Jack Johnson’s great-great niece Linda Haywood (L) joined Deontay Wilder, Keith Frankel, Sylvester Stallone and Lennox Lewis as President Donald Trump pardoned the legendary boxer. (AP)[/caption] President Donald Trump, who is hardly a champion of rights for African-Americans and other racial minorities, has pardoned former heavyweight champion Jack Johnson. An African-American who is among the greatest heavyweight boxers of all time, Johnson was convicted by an all-white jury in 1913 of violating the Mann Act, which was enacted in 1910 and made it a felony to transport a woman across state lines for “immoral purposes.” His conviction was a glaring miscarriage of justice and many, notably Sen. John McCain (R-Ariz.) and filmmaker Ken Burns, have championed Johnson’s cause and pushed for a pardon. Congress passed a resolution in 2015 calling for Johnson’s pardon, but President Obama didn’t sign it. Eric Holder, who was President Obama’s attorney general from 2009 through 2015, told WPIX in New York in 2016 that allegations of domestic violence against Johnson made him difficult to pardon. “Jack Johnson no question was convicted unfairly,” Holder told WPIX. “That might be a historical injustice that might need to be rethought.” But Holder then brought up the domestic violence issue, noting, “There are on the other side countervailing concerns about the way [Johnson] treated women, physically treated women. So all of this has to be balanced before this president or his successor would make a determination that a pardon is appropriate.”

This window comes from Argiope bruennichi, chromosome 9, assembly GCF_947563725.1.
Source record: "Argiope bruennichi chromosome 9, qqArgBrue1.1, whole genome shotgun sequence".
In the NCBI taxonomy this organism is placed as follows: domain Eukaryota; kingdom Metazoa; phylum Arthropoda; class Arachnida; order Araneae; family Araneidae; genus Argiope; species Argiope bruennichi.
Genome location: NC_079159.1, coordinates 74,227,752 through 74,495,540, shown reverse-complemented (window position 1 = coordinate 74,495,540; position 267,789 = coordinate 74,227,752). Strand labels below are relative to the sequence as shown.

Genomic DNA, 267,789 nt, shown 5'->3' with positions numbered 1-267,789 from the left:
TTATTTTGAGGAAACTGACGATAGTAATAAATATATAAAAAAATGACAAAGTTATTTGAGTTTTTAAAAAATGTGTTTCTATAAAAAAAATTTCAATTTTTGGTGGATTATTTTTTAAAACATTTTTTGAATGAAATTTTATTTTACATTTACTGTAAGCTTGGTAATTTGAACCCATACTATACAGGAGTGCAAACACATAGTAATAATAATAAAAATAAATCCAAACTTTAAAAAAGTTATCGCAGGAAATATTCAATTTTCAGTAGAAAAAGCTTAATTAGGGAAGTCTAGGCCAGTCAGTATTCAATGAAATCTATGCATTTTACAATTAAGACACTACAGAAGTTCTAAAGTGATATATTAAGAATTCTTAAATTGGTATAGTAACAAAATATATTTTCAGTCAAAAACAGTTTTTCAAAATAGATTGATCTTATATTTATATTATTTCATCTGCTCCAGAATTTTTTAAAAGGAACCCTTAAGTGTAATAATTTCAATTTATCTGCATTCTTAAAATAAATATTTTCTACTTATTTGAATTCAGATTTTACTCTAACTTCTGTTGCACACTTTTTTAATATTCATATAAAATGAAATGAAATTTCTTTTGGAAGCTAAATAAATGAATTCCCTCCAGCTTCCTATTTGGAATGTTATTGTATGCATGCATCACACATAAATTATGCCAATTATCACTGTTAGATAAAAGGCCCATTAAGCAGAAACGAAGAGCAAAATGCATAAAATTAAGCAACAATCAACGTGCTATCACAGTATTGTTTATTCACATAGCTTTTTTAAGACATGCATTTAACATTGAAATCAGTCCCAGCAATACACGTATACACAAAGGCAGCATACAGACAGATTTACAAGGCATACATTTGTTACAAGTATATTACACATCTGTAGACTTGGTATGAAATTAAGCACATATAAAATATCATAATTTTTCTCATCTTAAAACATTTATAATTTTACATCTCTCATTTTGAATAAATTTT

The pardon was many years late, and unfortunate that it didn’t happen during Johnson’s lifetime. Johnson, who fought exhibition matches until he was 67, died in 1946 in Franklinton, North Carolina. He left a diner that refused to serve him because of his race and died in an auto accident as he was leaving town.
Ali was only 4 when Johnson died, but referred to Johnson as “The Greatest,” in several interviews.
Trump’s decision is as welcome as it was unexpected. While posthumous presidential pardons are rare – Johnson’s is only the third ever – it was a stain on this country that needed to be removed.
It was largely symbolic, and there are scores of unfairly convicted minorities sitting in jails who could desperately use a pardon who will never get it.
That should never be forgotten, even as Trump’s signature on the pardon papers should be celebrated.]]>